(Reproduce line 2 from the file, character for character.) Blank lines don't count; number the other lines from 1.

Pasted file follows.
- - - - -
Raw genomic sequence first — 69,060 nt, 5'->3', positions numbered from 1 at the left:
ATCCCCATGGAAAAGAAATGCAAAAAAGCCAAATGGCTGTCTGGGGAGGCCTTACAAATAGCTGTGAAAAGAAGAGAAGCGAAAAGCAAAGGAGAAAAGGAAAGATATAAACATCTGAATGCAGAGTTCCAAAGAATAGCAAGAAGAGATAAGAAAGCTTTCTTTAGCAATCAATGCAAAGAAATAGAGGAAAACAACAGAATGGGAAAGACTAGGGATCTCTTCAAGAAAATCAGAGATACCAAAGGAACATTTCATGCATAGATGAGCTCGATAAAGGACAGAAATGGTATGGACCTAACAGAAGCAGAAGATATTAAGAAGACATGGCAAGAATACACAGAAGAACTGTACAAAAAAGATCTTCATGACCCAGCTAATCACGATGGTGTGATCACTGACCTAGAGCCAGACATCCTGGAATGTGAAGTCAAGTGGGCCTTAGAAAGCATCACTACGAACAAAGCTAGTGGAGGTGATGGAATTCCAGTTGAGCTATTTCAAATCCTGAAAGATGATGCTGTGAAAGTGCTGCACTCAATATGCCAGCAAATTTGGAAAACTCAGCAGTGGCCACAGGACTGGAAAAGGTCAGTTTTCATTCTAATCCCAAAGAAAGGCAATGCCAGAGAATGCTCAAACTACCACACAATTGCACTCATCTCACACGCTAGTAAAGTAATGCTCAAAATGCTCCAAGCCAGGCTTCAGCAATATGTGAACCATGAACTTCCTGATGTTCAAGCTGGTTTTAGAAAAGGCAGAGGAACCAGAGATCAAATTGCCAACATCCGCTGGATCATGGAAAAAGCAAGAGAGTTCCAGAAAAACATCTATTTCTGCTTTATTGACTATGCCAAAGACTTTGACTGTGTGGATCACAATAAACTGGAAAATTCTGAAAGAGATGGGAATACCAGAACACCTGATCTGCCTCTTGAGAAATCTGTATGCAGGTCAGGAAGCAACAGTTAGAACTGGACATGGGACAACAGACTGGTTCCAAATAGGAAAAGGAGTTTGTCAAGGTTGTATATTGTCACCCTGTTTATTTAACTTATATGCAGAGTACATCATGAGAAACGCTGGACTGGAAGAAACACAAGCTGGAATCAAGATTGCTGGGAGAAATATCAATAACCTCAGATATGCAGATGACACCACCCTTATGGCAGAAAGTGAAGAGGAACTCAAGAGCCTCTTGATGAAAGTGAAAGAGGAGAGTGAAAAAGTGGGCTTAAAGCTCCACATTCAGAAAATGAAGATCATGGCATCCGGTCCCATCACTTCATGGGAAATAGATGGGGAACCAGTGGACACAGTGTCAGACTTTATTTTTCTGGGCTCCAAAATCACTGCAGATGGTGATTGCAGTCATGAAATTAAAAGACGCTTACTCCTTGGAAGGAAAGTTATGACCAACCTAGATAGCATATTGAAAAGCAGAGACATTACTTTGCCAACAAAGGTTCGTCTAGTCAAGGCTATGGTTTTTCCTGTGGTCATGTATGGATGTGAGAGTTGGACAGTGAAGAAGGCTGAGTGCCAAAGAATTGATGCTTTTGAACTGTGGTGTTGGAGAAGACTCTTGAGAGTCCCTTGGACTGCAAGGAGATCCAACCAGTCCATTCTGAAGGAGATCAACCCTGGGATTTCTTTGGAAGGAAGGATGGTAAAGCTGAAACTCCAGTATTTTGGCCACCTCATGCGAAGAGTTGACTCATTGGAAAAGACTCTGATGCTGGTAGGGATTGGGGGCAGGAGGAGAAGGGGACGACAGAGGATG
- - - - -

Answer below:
ATCCCCATGGAAAAGAAATGCAAAAAAGCCAAATGGCTGTCTGGGGAGGCCTTACAAATAGCTGTGAAAAGAAGAGAAGCGAAAAGCAAAGGAGAAAAGGAAAGATATAAACATCTGAATGCAGAGTTCCAAAGAATAGCAAGAAGAGATAAGAAAGCTTTCTTTAGCAATCAATGCAAAGAAATAGAGGAAAACAACAGAATGGGAAAGACTAGGGATCTCTTCAAGAAAATCAGAGATACCAAAGGAACATTTCATGCATAGATGAGCTCGATAAAGGACAGAAATGGTATGGACCTAACAGAAGCAGAAGATATTAAGAAGACATGGCAAGAATACACAGAAGAACTGTACAAAAAAGATCTTCATGACCCAGCTAATCACGATGGTGTGATCACTGACCTAGAGCCAGACATCCTGGAATGTGAAGTCAAGTGGGCCTTAGAAAGCATCACTACGAACAAAGCTAGTGGAGGTGATGGAATTCCAGTTGAGCTATTTCAAATCCTGAAAGATGATGCTGTGAAAGTGCTGCACTCAATATGCCAGCAAATTTGGAAAACTCAGCAGTGGCCACAGGACTGGAAAAGGTCAGTTTTCATTCTAATCCCAAAGAAAGGCAATGCCAGAGAATGCTCAAACTACCACACAATTGCACTCATCTCACACGCTAGTAAAGTAATGCTCAAAATGCTCCAAGCCAGGCTTCAGCAATATGTGAACCATGAACTTCCTGATGTTCAAGCTGGTTTTAGAAAAGGCAGAGGAACCAGAGATCAAATTGCCAACATCCGCTGGATCATGGAAAAAGCAAGAGAGTTCCAGAAAAACATCTATTTCTGCTTTATTGACTATGCCAAAGACTTTGACTGTGTGGATCACAATAAACTGGAAAATTCTGAAAGAGATGGGAATACCAGAACACCTGATCTGCCTCTTGAGAAATCTGTATGCAGGTCAGGAAGCAACAGTTAGAACTGGACATGGGACAACAGACTGGTTCCAAATAGGAAAAGGAGTTTGTCAAGGTTGTATATTGTCACCCTGTTTATTTAACTTATATGCAGAGTACATCATGAGAAACGCTGGACTGGAAGAAACACAAGCTGGAATCAAGATTGCTGGGAGAAATATCAATAACCTCAGATATGCAGATGACACCACCCTTATGGCAGAAAGTGAAGAGGAACTCAAGAGCCTCTTGATGAAAGTGAAAGAGGAGAGTGAAAAAGTGGGCTTAAAGCTCCACATTCAGAAAATGAAGATCATGGCATCCGGTCCCATCACTTCATGGGAAATAGATGGGGAACCAGTGGACACAGTGTCAGACTTTATTTTTCTGGGCTCCAAAATCACTGCAGATGGTGATTGCAGTCATGAAATTAAAAGACGCTTACTCCTTGGAAGGAAAGTTATGACCAACCTAGATAGCATATTGAAAAGCAGAGACATTACTTTGCCAACAAAGGTTCGTCTAGTCAAGGCTATGGTTTTTCCTGTGGTCATGTATGGATGTGAGAGTTGGACAGTGAAGAAGGCTGAGTGCCAAAGAATTGATGCTTTTGAACTGTGGTGTTGGAGAAGACTCTTGAGAGTCCCTTGGACTGCAAGGAGATCCAACCAGTCCATTCTGAAGGAGATCAACCCTGGGATTTCTTTGGAAGGAAGGATGGTAAAGCTGAAACTCCAGTATTTTGGCCACCTCATGCGAAGAGTTGACTCATTGGAAAAGACTCTGATGCTGGTAGGGATTGGGGGCAGGAGGAGAAGGGGACGACAGAGGATG